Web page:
Adverse Effects of Use of Statins

While statins, in general, are well tolerated, AEs are reported and include muscle pain and damage, increased blood glucose levels, which may contribute to type 2 diabetes mellitus (T2DM), hepatotoxicity, digestive problems, cognitive effects, and the development of rashes or flushing. 24 Of these AEs, those impacting muscle, blood glucose levels, and liver function are thought to be the most clinically relevant.

Type 2 Diabetes

The American Diabetes Association states that the benefits of taking a statin outweigh the risk of acquiring diabetes. The FDA still believes in the benefits of statins. The 2012 announcement isn’t meant to urge all people to stop taking statins. Rather, it advises doctors to monitor the blood sugar levels of their patients who take these drugs. The diabetogenic effects of statins are thought to arise from several mechanisms that converge on glucose regulation and pancreatic beta cells [2-8,9]. Including inhibition ofisoprenoid synthesisand subsequent inhibition of glucose uptake by beta cells, increased uptake of LDLleading to glucokinase inhibition(hence blocking glucose conversion to pyruvate), and cytokine-induced overproduction of nitric oxide (NO) leading to beta cell apoptosis. In addition, statins suppress ubiquinone and ATP synthesis. The ultimate effect of all these is the suppression of insulin production. Large no of studies have eventually reported that as compared to the placebo group a greater no of patients eventually receiving statins therapy were subsequently diagnosed with Diabetes. Statins may have a Diabetogenic potential. While new-onset T2DM is observed with all statins and associations coupled from those observations, a causal relationship cannot be implicated as numerous patients of the control group (receiving a placebo) also in fact developed T2DM. So summing up Statins therapy may be associated with slight increased risk of Type 2 Diabetes however if we compare it to the reduction in adverse coronary events statins therapy benefits outweighs the risk. Apart from acting on diabetic dyslipidemia, statins were shown to exert beneficial effects on several diabetic complications as well as other cardiovascular (CVD) risk predictors such as endothelial dysfunction, inflammation, oxidative stress, chronic kidney disease (CKD), non-alcoholic fatty liver disease (NAFLD), metabolic syndrome (MetS), obstructive sleep apnea syndrome (OSAS) and hyperuricemia.

Liver Function

Statin induced Liver injury is usually mild to moderate and is reversible. It usually occurs after long term use usually months to years. Statin induced Hepatotoxicity is usually a rare phenomenon. The increased Transaminases levels are usually temporary. The increased transaminases levels usually occur due to increased membrane permeability and leakage of Liver enzymes. According to the FDA the currently marketed statins have a very Low risk of liver injury. Large trials of statins have shown no difference in the frequency or degree of ALT increases between treatment and placebo groups. Out-of-range values, which do occur with statin use, eventually return to normal even if the same statin is continued. The occurrence of acute liver failure thought to be caused by statins is well below what is now understood as the background rate of idiopathic acute liver failure in the general population. No consistent liver- biopsy picture from possible statin-related drug injury has emerged, and there are no reports of chronic carriers of drug-induced liver damage from statins. Thus, an increased ALT in this situation is not a disease.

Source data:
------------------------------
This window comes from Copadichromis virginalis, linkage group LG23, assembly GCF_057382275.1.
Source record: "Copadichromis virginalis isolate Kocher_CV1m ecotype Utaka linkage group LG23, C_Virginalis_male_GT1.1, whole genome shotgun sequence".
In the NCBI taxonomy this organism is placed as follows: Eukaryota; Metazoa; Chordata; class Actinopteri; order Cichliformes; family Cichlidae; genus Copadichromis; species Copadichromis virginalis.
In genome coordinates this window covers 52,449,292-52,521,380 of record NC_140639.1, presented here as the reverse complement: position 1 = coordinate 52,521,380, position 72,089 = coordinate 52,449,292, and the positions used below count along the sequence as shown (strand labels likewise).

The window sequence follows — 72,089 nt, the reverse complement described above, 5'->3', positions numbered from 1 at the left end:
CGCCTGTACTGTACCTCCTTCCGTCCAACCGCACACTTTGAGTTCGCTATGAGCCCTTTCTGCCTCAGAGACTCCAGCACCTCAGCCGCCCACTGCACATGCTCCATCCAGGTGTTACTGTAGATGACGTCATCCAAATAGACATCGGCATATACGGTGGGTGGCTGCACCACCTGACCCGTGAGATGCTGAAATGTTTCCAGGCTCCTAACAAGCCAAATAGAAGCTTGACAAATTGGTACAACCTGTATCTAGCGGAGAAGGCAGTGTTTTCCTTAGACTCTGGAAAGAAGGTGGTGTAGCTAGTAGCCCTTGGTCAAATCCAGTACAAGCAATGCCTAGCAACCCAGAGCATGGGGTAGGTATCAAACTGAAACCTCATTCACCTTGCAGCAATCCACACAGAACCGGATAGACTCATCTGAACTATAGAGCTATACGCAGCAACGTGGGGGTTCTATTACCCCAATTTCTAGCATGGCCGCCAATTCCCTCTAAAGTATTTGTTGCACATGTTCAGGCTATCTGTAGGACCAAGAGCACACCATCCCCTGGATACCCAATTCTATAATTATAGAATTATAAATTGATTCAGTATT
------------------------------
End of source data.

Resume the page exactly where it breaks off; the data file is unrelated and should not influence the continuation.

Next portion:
Statins and Skeletal muscle Function

Muscle associated symptoms in statins treated individuals occurs in 25%-30% of individuals. Patients may present with symptoms of soreness, aching and even stiffness. Statin-induced myopathy may be multifactorial, the result of impaired signal transduction, cell trafficking, gene transcription, structural protein formation and regulation, and oxidative phosphorylation. Clinically, these symptoms can be defined as myopathy (muscle weak­ness), myositis (muscle inflammation), myonecrosis (elevated muscle enzyme levels), rhabdomyolysis (severe myonecrosis with myoglobinuria or acute renal failure) and myalgia (unex­plained muscle discomfort which encompasses muscle aches, soreness, etc). Commonly prescribed statins are identified by their lipophilic or hydrophilic nature Mild myalgia occurs in 5%-10% of statin users annually and is often intermittent.

Pleiotropic Effects of Statins

Statins have been found to have pleiotropic effects. The pleiotropic effects associated with statins have been found to have an impact on disease pathophysiology include their modulation of immune responses, their enhancement of anti-inflammatory processes, and their alterations of signaling pathways. The multitude of diseases linked to the pleiotropic effects of statins include multiple sclerosis (MS), inflammatory bowel diseases (IBDs), rheumatoid arthritis (RA), systemic lupus erythema­tosus (SLE), chronic obstructive pulmonary disease (COPD), cancer, strokes, Parkinson’s and Alzheimer’s diseases, bacte­rial infections, and HIV. The pleiotropic effects of statins were first reported in 1995 when it was observed that the benefits of pravastatin extended beyond those attributed to the expected lipid-lowering effects of statin therapy [10,11]. Statins have been found to stabilize atherosclerotic plaque, enhance endothelial function, decreases oxidative stress and modulate endothelial responses. Pleiotropic effects of statins include improvement of endothelial dysfunction, increased nitric oxide bioavailability, antioxidant properties, inhibition of inflammatory responses, and stabilization of atherosclerotic plaques. These and several other emergent properties could act in concert with the potent low-density lipoprotein cholesterol-lowering effects of statins to exert early as well as lasting cardiovascular protective effects. Understanding the pleiotropic effects of statins is important to optimize their use in treatment.